Argued July 20, 1971
Affirmed August 26, 1971 Petition for rehearing denied September 30, 1971 Petition for review denied November 9, 1971
Appeal from Circuit Court, Curry County.
JAMES A. NORMAN, Judge.
Ernest Lundeen, Eugene, argued the cause and filed the brief for appellant.
Thomas H. Denney, Assistant Attorney General, Salem, argued the cause for respondent. On the brief were Lee Johnson, Attorney General, Jacob B. Tanzer, Solicitor General, and G. Eric Lonnquist, Special Assistant Attorney General, Salem.
Before SCHWAB, Chief Judge, and FOLEY and THORNTON, Judges.
Defendant was convicted of second degree murder. He appeals from the judgment sentencing him to 20 years' imprisonment, assigning errors of law in four particulars.
Defendant, a 19-year-old resident of Port Orford, Oregon, had been living part of the time with a 27-year-old woman. After they had quarreled and parted, he became jealous when she attended a party and paid attention to other men present at the party. The decedent was one of the men who had been at the party and received attention. Later the same day or early the following day, defendant borrowed a revolver from a friend.
Herman Montgomery testified that sometime after he retired at 11:30 p.m. on the evening of April 6, 1970, the defendant came to the cabin where the deceased Elisio Sanchez, Jr. and Herman Montgomery lived. He awakened Montgomery and inquired for Sanchez. Montgomery told him Sanchez was not home, but defendant was at liberty to wait for him. Montgomery then went back to bed and was awakened when Sanchez arrived home, came into the bedroom and sat down on his bed and commenced taking off his shoes. Montgomery asked him if defendant Monty Knight was still in the house, and told Sanchez that Knight wanted to see him. Sanchez left the bedroom and Montgomery went back to sleep. Very shortly thereafter Montgomery was again awakened by what he described as "three pops." Just then Sanchez ran into the bedroom, screaming "Monty shot me, Monty shot me," threw himself half on the bed and half on the floor, and there expired. There was evidence that the bullets found in the deceased's body came from the hand gun defendant had borrowed from the friend the previous evening, although the gun itself was never produced in court.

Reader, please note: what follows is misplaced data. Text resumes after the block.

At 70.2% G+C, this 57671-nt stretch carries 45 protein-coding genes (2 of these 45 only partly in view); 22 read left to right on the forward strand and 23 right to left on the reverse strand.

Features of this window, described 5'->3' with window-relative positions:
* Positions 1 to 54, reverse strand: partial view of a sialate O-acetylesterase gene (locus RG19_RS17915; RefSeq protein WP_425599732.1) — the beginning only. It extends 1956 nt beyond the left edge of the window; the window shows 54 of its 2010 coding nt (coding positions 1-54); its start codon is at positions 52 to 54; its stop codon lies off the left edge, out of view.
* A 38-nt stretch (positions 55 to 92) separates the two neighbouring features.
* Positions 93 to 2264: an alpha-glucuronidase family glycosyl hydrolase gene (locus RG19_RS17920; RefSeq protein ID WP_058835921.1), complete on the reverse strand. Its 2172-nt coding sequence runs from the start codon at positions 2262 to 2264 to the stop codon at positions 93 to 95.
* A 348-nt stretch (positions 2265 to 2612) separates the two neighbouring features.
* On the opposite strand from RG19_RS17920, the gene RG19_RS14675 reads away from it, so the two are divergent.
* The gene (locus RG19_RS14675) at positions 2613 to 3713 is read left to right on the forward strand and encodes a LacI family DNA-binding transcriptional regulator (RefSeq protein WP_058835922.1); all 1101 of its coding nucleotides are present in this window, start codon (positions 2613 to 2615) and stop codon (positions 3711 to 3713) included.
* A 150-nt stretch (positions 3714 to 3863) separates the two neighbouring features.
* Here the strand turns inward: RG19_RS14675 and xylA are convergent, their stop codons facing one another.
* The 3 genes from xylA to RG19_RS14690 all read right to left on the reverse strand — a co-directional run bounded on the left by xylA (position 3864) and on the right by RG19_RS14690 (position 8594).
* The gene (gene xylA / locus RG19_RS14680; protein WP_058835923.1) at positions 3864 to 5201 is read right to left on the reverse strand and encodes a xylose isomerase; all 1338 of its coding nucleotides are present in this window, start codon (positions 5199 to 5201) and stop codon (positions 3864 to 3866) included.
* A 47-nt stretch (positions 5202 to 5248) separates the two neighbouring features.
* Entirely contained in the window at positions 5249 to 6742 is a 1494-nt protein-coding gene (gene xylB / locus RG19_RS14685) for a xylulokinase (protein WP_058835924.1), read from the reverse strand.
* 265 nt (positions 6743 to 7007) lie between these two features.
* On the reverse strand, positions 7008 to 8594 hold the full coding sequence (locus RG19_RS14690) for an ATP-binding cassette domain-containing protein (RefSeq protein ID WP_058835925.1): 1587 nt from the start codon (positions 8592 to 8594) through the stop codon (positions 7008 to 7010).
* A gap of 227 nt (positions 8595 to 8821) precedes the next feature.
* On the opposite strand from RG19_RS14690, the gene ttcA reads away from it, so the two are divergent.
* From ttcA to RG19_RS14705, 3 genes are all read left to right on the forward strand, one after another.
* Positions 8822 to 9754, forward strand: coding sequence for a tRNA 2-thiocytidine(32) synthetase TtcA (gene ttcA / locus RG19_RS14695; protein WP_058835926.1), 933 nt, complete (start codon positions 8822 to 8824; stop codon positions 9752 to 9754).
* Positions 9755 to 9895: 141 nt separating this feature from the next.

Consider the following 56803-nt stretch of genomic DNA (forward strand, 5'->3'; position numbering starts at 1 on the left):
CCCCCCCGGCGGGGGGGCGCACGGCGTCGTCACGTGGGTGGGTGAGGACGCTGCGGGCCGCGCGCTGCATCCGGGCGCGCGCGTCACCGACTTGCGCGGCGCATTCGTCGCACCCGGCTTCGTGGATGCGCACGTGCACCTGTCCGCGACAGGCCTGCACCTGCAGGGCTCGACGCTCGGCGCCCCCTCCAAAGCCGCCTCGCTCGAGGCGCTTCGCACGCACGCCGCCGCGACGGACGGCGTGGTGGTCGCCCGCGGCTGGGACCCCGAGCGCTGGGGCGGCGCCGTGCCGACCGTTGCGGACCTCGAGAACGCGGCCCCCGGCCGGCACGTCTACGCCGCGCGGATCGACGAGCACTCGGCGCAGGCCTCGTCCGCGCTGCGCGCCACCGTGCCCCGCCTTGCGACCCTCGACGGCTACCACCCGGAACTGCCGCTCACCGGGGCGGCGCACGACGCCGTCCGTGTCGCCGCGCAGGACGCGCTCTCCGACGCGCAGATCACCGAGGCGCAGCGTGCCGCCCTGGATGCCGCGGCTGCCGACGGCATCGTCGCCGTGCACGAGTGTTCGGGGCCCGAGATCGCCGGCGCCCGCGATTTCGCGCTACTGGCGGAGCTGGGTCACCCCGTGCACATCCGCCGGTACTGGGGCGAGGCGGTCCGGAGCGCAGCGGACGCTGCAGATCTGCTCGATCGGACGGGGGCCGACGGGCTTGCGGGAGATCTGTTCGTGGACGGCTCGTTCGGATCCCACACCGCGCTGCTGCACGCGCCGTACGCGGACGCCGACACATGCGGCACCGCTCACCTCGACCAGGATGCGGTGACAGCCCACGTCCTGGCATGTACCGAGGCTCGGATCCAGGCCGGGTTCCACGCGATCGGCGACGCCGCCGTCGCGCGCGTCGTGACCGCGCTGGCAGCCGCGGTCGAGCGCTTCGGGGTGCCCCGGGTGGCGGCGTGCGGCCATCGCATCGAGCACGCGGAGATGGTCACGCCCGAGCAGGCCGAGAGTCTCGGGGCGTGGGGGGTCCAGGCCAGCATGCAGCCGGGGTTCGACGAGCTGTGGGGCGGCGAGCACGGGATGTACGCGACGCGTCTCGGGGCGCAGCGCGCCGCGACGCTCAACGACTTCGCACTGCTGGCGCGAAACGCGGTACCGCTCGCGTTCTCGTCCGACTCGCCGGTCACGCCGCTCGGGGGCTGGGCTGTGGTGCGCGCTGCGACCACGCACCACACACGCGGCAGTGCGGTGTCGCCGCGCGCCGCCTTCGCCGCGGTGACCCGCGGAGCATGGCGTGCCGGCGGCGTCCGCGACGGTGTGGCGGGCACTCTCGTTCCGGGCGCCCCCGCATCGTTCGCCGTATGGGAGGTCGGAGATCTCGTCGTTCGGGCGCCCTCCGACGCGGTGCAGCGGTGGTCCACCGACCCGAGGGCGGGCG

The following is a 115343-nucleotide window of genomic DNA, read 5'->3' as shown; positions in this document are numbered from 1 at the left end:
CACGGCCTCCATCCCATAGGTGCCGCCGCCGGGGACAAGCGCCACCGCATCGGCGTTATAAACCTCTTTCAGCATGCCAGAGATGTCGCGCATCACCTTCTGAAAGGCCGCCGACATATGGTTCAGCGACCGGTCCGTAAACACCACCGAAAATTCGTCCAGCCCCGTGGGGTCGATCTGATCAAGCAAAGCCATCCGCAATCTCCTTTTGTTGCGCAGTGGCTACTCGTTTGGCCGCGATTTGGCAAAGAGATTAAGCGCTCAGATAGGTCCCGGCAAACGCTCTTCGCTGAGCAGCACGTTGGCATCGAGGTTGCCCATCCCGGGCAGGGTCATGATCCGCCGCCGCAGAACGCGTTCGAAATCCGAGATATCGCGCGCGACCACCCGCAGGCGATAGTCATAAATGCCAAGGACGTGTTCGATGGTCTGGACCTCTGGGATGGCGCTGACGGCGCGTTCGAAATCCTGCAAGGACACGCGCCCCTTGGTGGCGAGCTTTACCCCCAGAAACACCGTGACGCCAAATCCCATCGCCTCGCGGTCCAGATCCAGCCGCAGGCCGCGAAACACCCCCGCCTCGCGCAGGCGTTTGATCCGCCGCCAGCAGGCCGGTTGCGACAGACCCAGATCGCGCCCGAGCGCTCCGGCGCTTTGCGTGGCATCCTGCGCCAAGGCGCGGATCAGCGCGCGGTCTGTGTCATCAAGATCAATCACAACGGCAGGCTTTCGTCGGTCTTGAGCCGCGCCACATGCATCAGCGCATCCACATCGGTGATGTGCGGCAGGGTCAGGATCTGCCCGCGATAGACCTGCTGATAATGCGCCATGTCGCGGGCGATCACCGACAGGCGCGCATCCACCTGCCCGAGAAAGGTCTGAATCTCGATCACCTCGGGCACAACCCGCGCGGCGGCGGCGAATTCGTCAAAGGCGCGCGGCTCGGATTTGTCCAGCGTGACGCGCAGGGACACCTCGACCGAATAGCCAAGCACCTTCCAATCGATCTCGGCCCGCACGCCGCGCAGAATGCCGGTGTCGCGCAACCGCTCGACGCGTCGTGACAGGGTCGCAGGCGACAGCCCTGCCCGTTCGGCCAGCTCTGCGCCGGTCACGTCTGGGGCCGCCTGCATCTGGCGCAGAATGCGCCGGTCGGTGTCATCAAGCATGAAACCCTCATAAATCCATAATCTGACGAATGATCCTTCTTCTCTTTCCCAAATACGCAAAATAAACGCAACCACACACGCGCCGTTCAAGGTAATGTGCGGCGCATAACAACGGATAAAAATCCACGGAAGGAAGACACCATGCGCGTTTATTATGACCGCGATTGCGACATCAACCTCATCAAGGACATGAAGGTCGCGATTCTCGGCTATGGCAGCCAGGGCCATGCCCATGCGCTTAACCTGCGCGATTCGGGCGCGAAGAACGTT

At the close of the state's case the defendant moved for a directed verdict (which we have considered to be a motion for a judgment of acquittal) on the ground that the defendant had not been identified. The court summarily denied the motion. Defendant assigns this as error. There was evidence that the defendant was present in the cabin where the killing occurred just prior to the shooting and that the victim declared that it was, in fact, the defendant who had shot him. Thus there was ample evidence to identify defendant as the killer and the court correctly denied the motion. Had there been error, it was waived by defendant's subsequent election to present evidence and, in addition, defendant's motion was not renewed at the close of defendant's case. State v. Gardner, 231 Or. 193, 372 P.2d 783 (1962).
Defendant presented a defense witness, Brotton, and then attempted to impeach him without having complied with ORS 45.610 which specifically provides that the prior inconsistent statements to be used for impeachment
"* * * be related to him [the witness], with the circumstances of times, places and persons present, and he shall be asked whether he made the statements, and if so, allowed to explain them. * * *"
The defendant excepted to and assigned as error the court having given the following instruction:
"* * * The state need not prove the exact date alleged in the indictment, but it must prove that it occurred prior to the date the indictment charges, April 14, 1970."
Defendant contends since his defense was alibi, it was unfair to allege one date in the indictment and allow proof of a different date. The assignment is without merit. The Oregon Supreme Court in State v. Jackson, 221 Or. 315, 325-26, 351 P.2d 439 (1960), said of an instruction identical in substance to that complained of here:
"* * * The instruction on time of offense was not erroneous nor did it contradict the instruction on alibi. A defendant in a criminal proceeding can not make time a material element by a defense of alibi. The precise objection which defendant raises here was considered in State v. Goddard, (1914) 69 Or. 73, 133 P. 90, 138 P. 243, Ann Cas 1916A 146, and rejected. Also see State v. Poole, (1939) 161 Or. 481, 90 P.2d 472; State v. Delaplain, (1930) 132 Or. 627, 287 P. 681; State v. Eggleston, (1904) 45 Or. 346, 77 P. 738. * * *"